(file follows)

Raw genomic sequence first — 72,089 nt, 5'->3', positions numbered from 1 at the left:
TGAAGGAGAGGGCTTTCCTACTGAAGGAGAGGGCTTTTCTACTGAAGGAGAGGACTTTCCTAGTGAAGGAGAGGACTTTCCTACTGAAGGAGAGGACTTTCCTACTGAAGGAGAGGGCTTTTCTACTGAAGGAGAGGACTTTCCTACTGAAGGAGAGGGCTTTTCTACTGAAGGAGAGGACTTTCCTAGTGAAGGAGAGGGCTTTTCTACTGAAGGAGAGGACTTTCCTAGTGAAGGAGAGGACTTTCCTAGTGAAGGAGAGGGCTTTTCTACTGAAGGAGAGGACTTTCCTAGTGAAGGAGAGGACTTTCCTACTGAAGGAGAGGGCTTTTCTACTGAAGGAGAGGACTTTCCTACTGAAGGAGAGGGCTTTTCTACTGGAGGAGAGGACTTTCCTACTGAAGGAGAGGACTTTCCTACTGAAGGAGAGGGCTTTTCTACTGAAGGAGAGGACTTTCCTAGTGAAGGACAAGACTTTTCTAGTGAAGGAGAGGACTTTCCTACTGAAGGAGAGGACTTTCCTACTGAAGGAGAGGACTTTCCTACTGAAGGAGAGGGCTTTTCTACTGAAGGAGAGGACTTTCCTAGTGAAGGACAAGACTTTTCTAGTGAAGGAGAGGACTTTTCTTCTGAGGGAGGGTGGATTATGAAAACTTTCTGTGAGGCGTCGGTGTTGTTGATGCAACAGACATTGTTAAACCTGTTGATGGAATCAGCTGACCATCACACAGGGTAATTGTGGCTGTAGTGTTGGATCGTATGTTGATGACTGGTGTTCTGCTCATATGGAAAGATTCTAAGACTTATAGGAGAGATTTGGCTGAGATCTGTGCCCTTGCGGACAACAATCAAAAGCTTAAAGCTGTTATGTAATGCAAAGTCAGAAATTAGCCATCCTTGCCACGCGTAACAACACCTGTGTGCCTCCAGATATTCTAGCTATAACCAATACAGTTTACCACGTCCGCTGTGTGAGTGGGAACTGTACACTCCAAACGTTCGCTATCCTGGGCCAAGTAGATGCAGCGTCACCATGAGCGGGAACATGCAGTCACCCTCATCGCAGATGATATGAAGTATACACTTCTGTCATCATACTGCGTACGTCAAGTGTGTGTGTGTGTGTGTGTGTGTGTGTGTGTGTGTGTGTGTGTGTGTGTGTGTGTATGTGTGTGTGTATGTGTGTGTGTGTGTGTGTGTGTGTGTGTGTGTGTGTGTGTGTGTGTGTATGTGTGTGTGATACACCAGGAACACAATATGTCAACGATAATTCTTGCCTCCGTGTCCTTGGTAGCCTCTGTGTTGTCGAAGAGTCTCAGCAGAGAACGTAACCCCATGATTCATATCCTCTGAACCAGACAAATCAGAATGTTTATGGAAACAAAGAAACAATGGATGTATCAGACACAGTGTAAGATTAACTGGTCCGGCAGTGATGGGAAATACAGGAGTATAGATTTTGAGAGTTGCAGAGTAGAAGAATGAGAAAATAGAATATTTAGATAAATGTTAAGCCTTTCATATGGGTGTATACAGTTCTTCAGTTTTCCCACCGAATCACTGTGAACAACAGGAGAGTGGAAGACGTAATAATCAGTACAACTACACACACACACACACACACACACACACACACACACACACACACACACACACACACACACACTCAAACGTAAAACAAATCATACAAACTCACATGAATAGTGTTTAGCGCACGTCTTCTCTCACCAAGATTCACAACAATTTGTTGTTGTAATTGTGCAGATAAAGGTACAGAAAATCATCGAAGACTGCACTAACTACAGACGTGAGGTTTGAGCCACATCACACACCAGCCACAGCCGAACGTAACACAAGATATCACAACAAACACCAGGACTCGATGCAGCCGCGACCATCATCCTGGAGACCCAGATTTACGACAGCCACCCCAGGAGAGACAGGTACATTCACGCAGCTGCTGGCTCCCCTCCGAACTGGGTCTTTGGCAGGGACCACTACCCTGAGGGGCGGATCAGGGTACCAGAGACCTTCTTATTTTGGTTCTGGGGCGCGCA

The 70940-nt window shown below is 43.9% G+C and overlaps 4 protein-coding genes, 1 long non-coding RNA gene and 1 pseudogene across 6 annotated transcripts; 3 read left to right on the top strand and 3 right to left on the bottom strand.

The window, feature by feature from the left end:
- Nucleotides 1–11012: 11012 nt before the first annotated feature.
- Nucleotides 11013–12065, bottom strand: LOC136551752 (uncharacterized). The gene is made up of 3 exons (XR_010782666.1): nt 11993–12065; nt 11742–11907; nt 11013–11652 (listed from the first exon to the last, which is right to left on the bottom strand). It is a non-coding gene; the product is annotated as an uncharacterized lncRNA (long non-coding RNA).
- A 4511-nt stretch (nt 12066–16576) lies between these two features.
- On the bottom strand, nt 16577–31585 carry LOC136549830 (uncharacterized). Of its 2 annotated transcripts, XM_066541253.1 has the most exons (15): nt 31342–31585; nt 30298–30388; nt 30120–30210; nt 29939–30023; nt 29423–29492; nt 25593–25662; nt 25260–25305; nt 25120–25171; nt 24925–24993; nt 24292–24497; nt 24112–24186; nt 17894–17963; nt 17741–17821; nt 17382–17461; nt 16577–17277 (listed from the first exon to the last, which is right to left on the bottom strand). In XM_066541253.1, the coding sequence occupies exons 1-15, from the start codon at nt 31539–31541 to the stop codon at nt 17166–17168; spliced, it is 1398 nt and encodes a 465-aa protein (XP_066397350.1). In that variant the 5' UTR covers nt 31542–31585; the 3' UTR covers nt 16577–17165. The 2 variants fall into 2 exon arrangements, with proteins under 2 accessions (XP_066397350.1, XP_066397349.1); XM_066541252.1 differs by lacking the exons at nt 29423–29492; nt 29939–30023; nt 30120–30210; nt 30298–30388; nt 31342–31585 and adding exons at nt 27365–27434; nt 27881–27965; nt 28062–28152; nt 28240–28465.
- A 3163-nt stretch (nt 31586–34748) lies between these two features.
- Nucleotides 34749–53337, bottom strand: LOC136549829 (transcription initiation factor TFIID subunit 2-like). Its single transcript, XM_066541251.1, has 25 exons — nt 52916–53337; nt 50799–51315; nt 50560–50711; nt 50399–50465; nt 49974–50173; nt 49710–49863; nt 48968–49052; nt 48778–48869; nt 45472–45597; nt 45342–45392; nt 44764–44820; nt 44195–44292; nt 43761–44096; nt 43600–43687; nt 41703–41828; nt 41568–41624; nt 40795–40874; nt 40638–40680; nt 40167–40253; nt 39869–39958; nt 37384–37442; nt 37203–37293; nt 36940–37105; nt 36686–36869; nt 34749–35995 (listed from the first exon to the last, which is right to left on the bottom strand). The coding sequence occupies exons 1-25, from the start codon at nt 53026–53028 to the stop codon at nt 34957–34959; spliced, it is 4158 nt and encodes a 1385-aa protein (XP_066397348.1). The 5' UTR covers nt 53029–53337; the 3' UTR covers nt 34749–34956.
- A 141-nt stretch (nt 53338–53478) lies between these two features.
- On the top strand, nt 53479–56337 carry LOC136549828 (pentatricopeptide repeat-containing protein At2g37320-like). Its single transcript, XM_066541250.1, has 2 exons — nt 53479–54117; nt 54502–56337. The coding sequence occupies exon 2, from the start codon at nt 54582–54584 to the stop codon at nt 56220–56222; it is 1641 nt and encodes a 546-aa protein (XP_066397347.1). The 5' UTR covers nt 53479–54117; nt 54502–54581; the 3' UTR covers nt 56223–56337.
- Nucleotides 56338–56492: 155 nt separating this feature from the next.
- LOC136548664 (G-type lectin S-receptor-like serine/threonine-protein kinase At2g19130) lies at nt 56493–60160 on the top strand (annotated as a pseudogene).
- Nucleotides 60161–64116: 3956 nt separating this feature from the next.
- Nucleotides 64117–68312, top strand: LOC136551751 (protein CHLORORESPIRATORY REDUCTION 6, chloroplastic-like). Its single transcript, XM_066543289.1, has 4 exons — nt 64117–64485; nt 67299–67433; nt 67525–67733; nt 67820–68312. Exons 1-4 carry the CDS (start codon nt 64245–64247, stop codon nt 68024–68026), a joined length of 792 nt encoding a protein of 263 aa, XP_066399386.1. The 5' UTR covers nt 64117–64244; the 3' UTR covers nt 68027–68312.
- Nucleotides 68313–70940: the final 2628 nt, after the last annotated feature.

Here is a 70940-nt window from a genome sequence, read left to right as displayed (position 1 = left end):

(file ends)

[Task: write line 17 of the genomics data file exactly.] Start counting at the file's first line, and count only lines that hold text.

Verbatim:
- Nucleotides 68313–70940: the final 2628 nt, after the last annotated feature.